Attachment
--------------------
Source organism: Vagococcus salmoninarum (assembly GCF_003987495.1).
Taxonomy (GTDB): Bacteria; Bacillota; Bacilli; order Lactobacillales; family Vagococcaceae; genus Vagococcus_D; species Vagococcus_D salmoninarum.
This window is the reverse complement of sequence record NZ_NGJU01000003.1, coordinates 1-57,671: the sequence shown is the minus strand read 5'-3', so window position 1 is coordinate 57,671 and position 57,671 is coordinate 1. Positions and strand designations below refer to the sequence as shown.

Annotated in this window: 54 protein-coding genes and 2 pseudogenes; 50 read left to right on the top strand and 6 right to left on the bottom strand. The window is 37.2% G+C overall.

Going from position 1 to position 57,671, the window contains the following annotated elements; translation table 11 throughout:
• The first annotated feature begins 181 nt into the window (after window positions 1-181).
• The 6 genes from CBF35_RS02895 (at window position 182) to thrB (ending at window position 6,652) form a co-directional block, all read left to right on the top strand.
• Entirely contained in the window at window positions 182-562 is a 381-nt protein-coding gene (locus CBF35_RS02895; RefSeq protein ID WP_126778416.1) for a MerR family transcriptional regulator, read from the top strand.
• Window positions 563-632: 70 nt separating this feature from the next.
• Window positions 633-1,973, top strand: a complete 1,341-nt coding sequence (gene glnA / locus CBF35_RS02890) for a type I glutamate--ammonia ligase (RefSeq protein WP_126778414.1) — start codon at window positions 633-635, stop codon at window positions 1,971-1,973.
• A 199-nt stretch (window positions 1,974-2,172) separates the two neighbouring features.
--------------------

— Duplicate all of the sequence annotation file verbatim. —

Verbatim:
Source organism: Vagococcus salmoninarum (assembly GCF_003987495.1).
Taxonomy (GTDB): Bacteria; Bacillota; Bacilli; order Lactobacillales; family Vagococcaceae; genus Vagococcus_D; species Vagococcus_D salmoninarum.
This window is the reverse complement of sequence record NZ_NGJU01000003.1, coordinates 1-57,671: the sequence shown is the minus strand read 5'-3', so window position 1 is coordinate 57,671 and position 57,671 is coordinate 1. Positions and strand designations below refer to the sequence as shown.

Annotated in this window: 54 protein-coding genes and 2 pseudogenes; 50 read left to right on the top strand and 6 right to left on the bottom strand. The window is 37.2% G+C overall.

Going from position 1 to position 57,671, the window contains the following annotated elements; translation table 11 throughout:
• The first annotated feature begins 181 nt into the window (after window positions 1-181).
• The 6 genes from CBF35_RS02895 (at window position 182) to thrB (ending at window position 6,652) form a co-directional block, all read left to right on the top strand.
• Entirely contained in the window at window positions 182-562 is a 381-nt protein-coding gene (locus CBF35_RS02895; RefSeq protein ID WP_126778416.1) for a MerR family transcriptional regulator, read from the top strand.
• Window positions 563-632: 70 nt separating this feature from the next.
• Window positions 633-1,973, top strand: a complete 1,341-nt coding sequence (gene glnA / locus CBF35_RS02890) for a type I glutamate--ammonia ligase (RefSeq protein WP_126778414.1) — start codon at window positions 633-635, stop codon at window positions 1,971-1,973.
• A 199-nt stretch (window positions 1,974-2,172) separates the two neighbouring features.